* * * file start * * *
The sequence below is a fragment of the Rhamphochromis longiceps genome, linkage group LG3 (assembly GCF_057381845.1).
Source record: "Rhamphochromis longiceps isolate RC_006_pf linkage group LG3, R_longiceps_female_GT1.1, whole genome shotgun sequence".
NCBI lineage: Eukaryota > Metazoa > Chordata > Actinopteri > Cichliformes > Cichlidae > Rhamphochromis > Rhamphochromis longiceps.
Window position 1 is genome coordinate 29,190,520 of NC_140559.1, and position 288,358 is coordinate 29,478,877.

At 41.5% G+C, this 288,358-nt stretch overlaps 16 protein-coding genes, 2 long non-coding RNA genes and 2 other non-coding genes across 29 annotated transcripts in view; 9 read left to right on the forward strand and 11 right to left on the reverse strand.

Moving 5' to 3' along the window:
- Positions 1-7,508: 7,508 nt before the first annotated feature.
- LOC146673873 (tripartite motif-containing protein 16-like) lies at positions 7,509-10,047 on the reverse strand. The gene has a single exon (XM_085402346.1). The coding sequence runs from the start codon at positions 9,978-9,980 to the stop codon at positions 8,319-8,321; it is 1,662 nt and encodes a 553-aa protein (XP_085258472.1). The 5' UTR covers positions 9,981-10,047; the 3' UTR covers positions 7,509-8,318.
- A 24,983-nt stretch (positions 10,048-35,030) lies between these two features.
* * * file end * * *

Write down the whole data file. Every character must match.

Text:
The sequence below is a fragment of the Rhamphochromis longiceps genome, linkage group LG3 (assembly GCF_057381845.1).
Source record: "Rhamphochromis longiceps isolate RC_006_pf linkage group LG3, R_longiceps_female_GT1.1, whole genome shotgun sequence".
NCBI lineage: Eukaryota > Metazoa > Chordata > Actinopteri > Cichliformes > Cichlidae > Rhamphochromis > Rhamphochromis longiceps.
Window position 1 is genome coordinate 29,190,520 of NC_140559.1, and position 288,358 is coordinate 29,478,877.

At 41.5% G+C, this 288,358-nt stretch overlaps 16 protein-coding genes, 2 long non-coding RNA genes and 2 other non-coding genes across 29 annotated transcripts in view; 9 read left to right on the forward strand and 11 right to left on the reverse strand.

Moving 5' to 3' along the window:
- Positions 1-7,508: 7,508 nt before the first annotated feature.
- LOC146673873 (tripartite motif-containing protein 16-like) lies at positions 7,509-10,047 on the reverse strand. The gene has a single exon (XM_085402346.1). The coding sequence runs from the start codon at positions 9,978-9,980 to the stop codon at positions 8,319-8,321; it is 1,662 nt and encodes a 553-aa protein (XP_085258472.1). The 5' UTR covers positions 9,981-10,047; the 3' UTR covers positions 7,509-8,318.
- A 24,983-nt stretch (positions 10,048-35,030) lies between these two features.